News / Asia

    Witnesses Report Massive Chinese Crackdown in Tibetan Capital

    A Tibetan protester eats after the conclusion of a 24-hour hunger strike was held to express solidarity with compatriots who were victims of a Chinese crackdown in Ngaba, Sichuan Province in March, at the Tibetan Youth Club in Katmandu, Nepal, April 2011.A Tibetan protester eats after the conclusion of a 24-hour hunger strike was held to express solidarity with compatriots who were victims of a Chinese crackdown in Ngaba, Sichuan Province in March, at the Tibetan Youth Club in Katmandu, Nepal, April 2011.
    x
    A Tibetan protester eats after the conclusion of a 24-hour hunger strike was held to express solidarity with compatriots who were victims of a Chinese crackdown in Ngaba, Sichuan Province in March, at the Tibetan Youth Club in Katmandu, Nepal, April 2011.
    A Tibetan protester eats after the conclusion of a 24-hour hunger strike was held to express solidarity with compatriots who were victims of a Chinese crackdown in Ngaba, Sichuan Province in March, at the Tibetan Youth Club in Katmandu, Nepal, April 2011.
    Lou Lorscheider
    A leading Tibetan exile group is reporting a massive security clampdown in the Tibetan capital, Lhasa, as Chinese security forces push to control community life in the aftermath of two Tibetan self-immolations on Sunday.

    The Tibetan Center for Human Rights and Democracy quotes witnesses as saying that scores - and perhaps hundreds - of people have been rounded up for questioning in the isolated city since two young men set themselves on fire in an apparent protest against Chinese rule.  The group told VOA's Tibetan service the police roundup includes anyone appearing on security video taken near the site of the protest. It was not clear Thursday how many people remain in police custody.

    The two young men launched their fiery protest outside Lhasa's famed Jokhang Temple - the first such incident reported in the heavily guarded city. State media say one of the protesters died at the scene, while the other was hospitalized.

    Details of the crackdown in the isolated capital emerged just hours after a 33-year-old Tibetan mother of three died in Sichuan province after setting herself on fire in a separate protest against Chinese rule. The woman died in front of the Jonang Dzamthang monastery in a prefecture known by Tibetans as Ngaba.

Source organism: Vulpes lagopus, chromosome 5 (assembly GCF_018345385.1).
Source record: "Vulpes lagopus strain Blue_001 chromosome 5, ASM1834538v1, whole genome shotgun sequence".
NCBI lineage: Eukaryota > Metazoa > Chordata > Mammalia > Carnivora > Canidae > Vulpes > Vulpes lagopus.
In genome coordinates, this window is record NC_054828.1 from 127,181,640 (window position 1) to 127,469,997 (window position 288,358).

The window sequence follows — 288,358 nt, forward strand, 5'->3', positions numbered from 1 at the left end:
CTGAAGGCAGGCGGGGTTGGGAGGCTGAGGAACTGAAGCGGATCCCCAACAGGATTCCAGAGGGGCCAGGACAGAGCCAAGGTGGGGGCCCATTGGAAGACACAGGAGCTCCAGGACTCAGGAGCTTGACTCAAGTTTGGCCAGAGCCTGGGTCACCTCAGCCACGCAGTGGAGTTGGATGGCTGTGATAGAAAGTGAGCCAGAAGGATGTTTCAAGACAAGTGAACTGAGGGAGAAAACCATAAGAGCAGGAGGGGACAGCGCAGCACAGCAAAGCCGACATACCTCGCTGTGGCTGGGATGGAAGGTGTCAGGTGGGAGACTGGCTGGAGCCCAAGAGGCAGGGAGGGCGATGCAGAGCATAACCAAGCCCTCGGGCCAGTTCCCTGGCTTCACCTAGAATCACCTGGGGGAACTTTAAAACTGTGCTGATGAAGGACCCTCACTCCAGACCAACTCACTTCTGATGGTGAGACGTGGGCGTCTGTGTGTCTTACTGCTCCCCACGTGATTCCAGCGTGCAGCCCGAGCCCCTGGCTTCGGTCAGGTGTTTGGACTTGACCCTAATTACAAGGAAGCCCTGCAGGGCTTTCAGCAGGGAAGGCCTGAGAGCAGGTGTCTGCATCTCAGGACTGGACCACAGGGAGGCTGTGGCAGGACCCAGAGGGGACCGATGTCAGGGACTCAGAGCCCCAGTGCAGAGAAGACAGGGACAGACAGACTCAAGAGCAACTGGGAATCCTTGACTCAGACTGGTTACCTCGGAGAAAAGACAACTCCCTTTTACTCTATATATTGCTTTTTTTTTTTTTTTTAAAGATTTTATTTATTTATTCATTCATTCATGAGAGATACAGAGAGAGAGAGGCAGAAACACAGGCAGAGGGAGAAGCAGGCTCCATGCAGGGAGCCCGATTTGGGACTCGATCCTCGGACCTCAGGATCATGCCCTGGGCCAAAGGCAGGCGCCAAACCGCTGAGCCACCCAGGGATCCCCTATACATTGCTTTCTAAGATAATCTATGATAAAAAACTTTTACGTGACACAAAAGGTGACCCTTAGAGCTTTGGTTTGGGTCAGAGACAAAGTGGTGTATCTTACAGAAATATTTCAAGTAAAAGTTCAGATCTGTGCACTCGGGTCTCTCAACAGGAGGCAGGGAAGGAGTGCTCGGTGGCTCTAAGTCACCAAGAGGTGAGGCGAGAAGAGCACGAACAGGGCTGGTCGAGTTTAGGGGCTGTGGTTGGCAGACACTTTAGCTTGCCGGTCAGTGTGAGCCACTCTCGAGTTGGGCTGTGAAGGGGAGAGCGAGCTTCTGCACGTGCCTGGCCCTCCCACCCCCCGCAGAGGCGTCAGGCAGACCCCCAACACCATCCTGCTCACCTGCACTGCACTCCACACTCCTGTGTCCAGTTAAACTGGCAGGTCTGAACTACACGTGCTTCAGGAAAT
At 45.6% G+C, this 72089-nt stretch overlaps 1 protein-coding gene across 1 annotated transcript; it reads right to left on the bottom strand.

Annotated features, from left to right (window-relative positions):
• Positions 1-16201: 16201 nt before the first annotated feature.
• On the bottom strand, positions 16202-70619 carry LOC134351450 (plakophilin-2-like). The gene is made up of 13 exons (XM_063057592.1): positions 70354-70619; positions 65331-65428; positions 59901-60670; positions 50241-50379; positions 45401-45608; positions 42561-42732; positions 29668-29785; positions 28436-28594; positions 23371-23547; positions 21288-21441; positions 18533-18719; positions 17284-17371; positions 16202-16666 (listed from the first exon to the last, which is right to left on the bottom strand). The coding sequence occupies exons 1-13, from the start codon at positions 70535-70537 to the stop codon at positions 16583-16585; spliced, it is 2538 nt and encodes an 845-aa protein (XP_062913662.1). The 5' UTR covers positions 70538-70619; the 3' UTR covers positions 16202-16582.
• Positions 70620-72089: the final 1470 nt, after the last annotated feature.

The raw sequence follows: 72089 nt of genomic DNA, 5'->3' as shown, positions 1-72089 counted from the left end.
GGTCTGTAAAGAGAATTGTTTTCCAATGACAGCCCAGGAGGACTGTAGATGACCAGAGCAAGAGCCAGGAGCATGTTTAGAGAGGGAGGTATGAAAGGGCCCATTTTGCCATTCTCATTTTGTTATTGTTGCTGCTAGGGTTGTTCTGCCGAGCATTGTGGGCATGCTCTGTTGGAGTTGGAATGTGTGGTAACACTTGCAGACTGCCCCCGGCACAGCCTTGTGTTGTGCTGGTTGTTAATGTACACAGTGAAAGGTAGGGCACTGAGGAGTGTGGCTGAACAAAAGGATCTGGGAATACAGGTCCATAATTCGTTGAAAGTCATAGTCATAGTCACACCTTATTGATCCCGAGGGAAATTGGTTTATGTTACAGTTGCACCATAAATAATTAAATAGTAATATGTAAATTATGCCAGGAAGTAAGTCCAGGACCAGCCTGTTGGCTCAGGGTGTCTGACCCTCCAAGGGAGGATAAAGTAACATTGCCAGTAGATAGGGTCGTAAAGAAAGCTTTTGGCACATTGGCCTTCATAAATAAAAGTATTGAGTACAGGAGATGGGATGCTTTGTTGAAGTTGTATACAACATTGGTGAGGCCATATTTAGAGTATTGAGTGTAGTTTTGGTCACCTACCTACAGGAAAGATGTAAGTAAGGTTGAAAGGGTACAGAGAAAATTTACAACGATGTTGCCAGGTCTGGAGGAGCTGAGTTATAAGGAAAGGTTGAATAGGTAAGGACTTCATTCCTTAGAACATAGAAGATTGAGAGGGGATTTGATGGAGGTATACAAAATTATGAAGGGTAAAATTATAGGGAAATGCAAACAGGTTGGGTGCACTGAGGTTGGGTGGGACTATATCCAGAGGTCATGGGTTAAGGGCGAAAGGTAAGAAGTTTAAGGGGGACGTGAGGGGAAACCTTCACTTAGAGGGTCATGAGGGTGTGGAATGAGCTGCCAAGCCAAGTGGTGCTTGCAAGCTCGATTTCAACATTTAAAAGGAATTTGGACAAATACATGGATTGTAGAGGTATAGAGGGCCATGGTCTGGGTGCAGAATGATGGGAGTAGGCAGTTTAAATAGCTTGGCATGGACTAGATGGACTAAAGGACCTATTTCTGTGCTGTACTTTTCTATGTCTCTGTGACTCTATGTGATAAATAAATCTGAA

The head of the Jonang Welfare Association, Tsangyang Gyatso, said the woman was a neighbor of three young Tibetans who set themselves on fire earlier this year while demanding the safe return of their exiled spiritual leader, the Dalai Lama.

    Anti-China protests have rocked southwestern China and neighboring Tibet for the past 14 months, as Buddhist monks, nuns and their supporters push their demands for freedom and the return of the Dalai Lama. At least 37 people have set themselves on fire since then in Sichuan and the adjoining Tibetan Autonomous Region, and more than 20 of those protesters have died.

    John Powers, a professor of Asian studies at Australian National University, told VOA that many Tibetans feel the self-immolations are necessary because an unofficial state of martial law in their region has restricted other ways of expressing dissatisfaction.

    "The Chinese state has upped the level of oppression so much that now it's really only possible to stage individual protests, and that's one of the reasons why these very public, very dramatic self-immolations are taking place - because the Tibetans really have no other options," said Powers.

    China says the immolations incite separatism and are directed from outside the country. But representatives of the Dalai Lama, who lives in northern India, say protesters are driven to self-immolate in large part because they can no longer tolerate Beijing's ongoing push against Tibetan culture and religion.

    This week's immolations follow a new Chinese move to ban Tibetan Buddhists, including current and former government officials, students, and party members, from engaging in religious practices during the sacred month of Saka Dawa, which began May 21. Saka Dawa commemorates the Buddha's birth, enlightenment and death.

    You May Like

    US Lawmakers Vow to Continue Immigrant Program for Afghan Interpreters

    Congressional inaction threatens funding for effort which began in 2008 and has allowed more than 20,000 interpreters, their family members to immigrate to US

    Brexit's Impact on Russia Stirs Concern

    Some analysts see Brexit aiding Putin's plans to destabilize European politics; others note that an economically unstable Europe is not in Moscow's interests

    US to Train Cambodian Government on Combating Cybercrime

    Concerns raised over drafting of law, as critics fear cybercrime regulations could be used to restrict freedom of expression and stifle political dissent

    Featured Videos

    Your JavaScript is turned off or you have an old version of Adobe's Flash Player. Get the latest Flash player.
    Baghdad Bikers Defy War with a Roari
    X
    June 28, 2016 10:33 AM
    Baghdad is a city of contradictions. War is a constant. Explosions and kidnappings are part of daily life. But the Iraqi capital remains a thriving city, even if a little beat up. VOA's Sharon Behn reports on how some in Baghdad are defying the stereotype of a nation at war by pursuing a lifestyle known for its iconic symbols of rebellion: motorbikes, leather jackets and roaring engines.